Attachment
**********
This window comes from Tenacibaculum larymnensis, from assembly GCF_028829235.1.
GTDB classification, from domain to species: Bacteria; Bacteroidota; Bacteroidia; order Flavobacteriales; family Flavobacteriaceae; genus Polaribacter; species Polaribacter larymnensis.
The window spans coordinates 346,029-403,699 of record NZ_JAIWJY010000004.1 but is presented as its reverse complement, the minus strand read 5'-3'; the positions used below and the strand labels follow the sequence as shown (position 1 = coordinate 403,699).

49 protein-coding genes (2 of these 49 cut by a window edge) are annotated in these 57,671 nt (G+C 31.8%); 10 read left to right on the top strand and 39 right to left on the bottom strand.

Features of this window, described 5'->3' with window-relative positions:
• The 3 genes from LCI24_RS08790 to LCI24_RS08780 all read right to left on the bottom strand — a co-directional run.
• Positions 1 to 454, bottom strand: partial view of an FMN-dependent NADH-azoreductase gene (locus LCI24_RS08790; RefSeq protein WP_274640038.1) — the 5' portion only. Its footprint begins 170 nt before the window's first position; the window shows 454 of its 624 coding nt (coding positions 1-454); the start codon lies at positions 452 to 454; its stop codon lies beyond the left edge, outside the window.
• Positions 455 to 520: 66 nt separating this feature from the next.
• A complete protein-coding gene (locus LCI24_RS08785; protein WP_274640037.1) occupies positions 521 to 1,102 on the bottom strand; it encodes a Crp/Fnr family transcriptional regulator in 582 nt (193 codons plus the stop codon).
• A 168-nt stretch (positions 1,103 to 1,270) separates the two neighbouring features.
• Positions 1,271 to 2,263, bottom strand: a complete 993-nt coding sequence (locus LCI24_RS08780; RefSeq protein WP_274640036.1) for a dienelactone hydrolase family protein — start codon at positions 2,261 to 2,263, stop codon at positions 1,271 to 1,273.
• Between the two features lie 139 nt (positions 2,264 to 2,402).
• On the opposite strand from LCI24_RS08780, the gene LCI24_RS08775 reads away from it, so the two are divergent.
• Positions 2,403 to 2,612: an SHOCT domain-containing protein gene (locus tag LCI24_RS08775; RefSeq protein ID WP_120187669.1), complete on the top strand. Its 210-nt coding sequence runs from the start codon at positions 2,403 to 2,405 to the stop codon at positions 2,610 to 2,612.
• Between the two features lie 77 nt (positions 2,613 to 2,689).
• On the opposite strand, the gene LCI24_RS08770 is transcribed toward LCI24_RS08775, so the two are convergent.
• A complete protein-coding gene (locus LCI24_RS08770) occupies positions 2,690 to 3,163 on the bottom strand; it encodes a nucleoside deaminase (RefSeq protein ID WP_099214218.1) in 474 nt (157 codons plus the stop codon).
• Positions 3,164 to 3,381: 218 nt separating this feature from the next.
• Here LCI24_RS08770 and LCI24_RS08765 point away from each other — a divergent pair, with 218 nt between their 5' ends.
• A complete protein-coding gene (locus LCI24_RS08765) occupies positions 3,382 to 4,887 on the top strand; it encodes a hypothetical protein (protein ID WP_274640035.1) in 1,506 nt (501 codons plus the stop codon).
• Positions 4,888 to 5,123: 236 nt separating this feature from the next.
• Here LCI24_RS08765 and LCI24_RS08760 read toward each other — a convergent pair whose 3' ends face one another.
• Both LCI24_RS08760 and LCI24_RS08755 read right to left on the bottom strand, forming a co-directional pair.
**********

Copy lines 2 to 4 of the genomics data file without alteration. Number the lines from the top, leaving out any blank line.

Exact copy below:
GTDB classification, from domain to species: Bacteria; Bacteroidota; Bacteroidia; order Flavobacteriales; family Flavobacteriaceae; genus Polaribacter; species Polaribacter larymnensis.
The window spans coordinates 346,029-403,699 of record NZ_JAIWJY010000004.1 but is presented as its reverse complement, the minus strand read 5'-3'; the positions used below and the strand labels follow the sequence as shown (position 1 = coordinate 403,699).

49 protein-coding genes (2 of these 49 cut by a window edge) are annotated in these 57,671 nt (G+C 31.8%); 10 read left to right on the top strand and 39 right to left on the bottom strand.